i described my situation to tom looking for answers, because i had legitimate concerns and was not getting anything from florida state at the time. well, i moved to tallahassee anyway, to enroll in the somewhat-new MFA degree program. since i've arrived, all my concerns have been put to bed. i feel as though this is a fantastic place for me to be. on the first day of the above-mentioned summer training course, a faculty member profusely apologized to all the new students for the mix-ups in the office last spring. it had to do with a change of office staff and faculty--lots of changes going on here--and the mix-ups with incoming students actually resulted in some people getting asked to leave their positions in the english office (nobody was fired, just moved). this was very reassuring, because last spring was rough for me. to top if off, lots of jerks were showering insults on fsu and their faculty as comments to my question on this blog, while i was actually making arrangements to move.
well, opinions founded in ignorance and a notoriously egocentric interview have nothing on actual experience. i'm thrilled to be here, and i ask that anyone looking for information for florida state ignore some of the things said on comments here. they have a strong literary climate here, with many good things going on, and the other students in the english dept have treated me as one of their own from the day i arrived. i am very happy with where i've landed, even if it is an hour north of where hurricanes often touch land (tallahassee never really gets hurricane damage, i'm told).
i would have never looked into florida state, by the way, if it were not for tom's wonderful blog. i saw something on this site last fall which piqued my interest, then i looked at their website, read tom's book, and eventually added florida state to my list of applications. i've said it before, but thank you, tom.
--dustin, a.k.a. adrift in arkansas

anon said...

I was in the old MA program at FSU. Tallahassee is often called as the "armpit" of Florida due to its yucky weather. It’s sticky, muggy, humid, steamy, rainy for most of the year, and the crime rate is unbelievably high—don’t freak out if you hear gun shots in the middle of night. You’ll also see every fourth or fifth car with a confederate flag, so if you happen to be a person of color or gay, don't leave the city. The cost of living considering these unbearable living conditions is pretty high—you don’t want to live in a high crime area nor in an area near campus that’s mostly populated by undergrads. A majority of students in the FSU program are from the neighboring states, so they don’t see any problem with the above living conditions. Go to U of Florida in Gainesville and U of Miami if you’re not familiar with the Tallahasee area. And also watch out those giant flying cockroaches!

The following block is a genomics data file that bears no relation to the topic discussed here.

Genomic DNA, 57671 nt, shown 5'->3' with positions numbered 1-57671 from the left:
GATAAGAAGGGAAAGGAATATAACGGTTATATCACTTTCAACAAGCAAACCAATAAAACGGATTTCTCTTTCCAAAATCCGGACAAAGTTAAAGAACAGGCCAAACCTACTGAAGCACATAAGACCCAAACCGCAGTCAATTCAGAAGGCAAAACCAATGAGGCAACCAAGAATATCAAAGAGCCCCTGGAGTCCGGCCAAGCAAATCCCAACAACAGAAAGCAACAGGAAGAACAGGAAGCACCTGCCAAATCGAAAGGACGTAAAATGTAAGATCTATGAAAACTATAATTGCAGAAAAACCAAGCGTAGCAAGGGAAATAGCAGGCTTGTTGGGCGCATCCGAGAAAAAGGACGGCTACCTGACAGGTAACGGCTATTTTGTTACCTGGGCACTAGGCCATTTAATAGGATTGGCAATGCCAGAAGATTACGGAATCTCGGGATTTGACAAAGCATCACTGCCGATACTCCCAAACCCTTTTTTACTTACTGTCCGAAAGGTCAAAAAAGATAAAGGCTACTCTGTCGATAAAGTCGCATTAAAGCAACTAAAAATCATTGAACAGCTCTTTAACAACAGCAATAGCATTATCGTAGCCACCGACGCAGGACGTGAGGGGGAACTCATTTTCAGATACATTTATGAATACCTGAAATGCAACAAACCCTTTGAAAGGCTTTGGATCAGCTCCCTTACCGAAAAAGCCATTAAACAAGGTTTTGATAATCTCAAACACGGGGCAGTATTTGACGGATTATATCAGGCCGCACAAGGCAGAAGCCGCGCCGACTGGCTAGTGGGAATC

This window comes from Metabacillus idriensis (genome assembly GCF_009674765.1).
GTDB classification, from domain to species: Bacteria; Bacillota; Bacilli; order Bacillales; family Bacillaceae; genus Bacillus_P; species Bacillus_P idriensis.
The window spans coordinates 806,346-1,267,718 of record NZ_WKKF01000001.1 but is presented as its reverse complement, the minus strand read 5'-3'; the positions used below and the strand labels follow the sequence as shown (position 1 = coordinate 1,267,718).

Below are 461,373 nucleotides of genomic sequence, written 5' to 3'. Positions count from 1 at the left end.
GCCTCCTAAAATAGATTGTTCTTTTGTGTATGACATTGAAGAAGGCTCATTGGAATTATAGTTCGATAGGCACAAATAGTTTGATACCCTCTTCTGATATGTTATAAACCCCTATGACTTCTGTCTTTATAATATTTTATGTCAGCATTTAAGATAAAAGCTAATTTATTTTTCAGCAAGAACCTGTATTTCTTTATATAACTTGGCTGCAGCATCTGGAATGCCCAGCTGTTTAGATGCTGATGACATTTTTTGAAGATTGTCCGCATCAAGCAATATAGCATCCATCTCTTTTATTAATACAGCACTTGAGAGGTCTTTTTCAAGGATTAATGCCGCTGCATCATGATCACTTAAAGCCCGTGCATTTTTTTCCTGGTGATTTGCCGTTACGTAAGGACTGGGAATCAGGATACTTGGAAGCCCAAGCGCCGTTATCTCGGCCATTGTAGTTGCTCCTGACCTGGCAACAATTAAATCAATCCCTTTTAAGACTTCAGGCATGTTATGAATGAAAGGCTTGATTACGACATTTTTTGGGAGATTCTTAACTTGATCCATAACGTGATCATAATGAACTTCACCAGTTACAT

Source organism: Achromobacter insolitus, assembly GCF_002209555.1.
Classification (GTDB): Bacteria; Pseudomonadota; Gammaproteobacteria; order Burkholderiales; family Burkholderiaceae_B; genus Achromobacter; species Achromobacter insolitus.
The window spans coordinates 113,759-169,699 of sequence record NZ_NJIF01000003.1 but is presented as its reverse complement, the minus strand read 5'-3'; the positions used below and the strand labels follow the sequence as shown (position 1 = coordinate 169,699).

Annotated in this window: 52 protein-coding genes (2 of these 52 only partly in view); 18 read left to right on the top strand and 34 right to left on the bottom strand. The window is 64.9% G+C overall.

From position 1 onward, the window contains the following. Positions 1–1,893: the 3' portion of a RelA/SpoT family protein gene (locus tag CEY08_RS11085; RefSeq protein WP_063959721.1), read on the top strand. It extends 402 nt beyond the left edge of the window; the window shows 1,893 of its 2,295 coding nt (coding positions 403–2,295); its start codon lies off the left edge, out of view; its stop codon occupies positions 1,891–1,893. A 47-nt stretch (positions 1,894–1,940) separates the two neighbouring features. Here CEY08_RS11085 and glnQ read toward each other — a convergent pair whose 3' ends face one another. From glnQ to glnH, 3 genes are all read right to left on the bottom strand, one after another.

x-box said...

“The Godfather video game, for which Mark
Winegardner co-wrote the screenplay, was released
by Electronic Arts for PC, PS2, and Xbox. The game
features new dialogue performed by most of the actors
from the original film, including James Caan, Robert
Duvall, Al Martino, and, in his final professional performance,
the late Marlon Brando.”

I got this from their dept newsletter. It’s REALLY hard to respect Winegardner as a writer/teacher when this guy writes a Nintendo game screenplay for Xbox and says the stupid comment that may have damaged the FSU program’s reputation--if there’s any.

Is he or the FSU program a joke?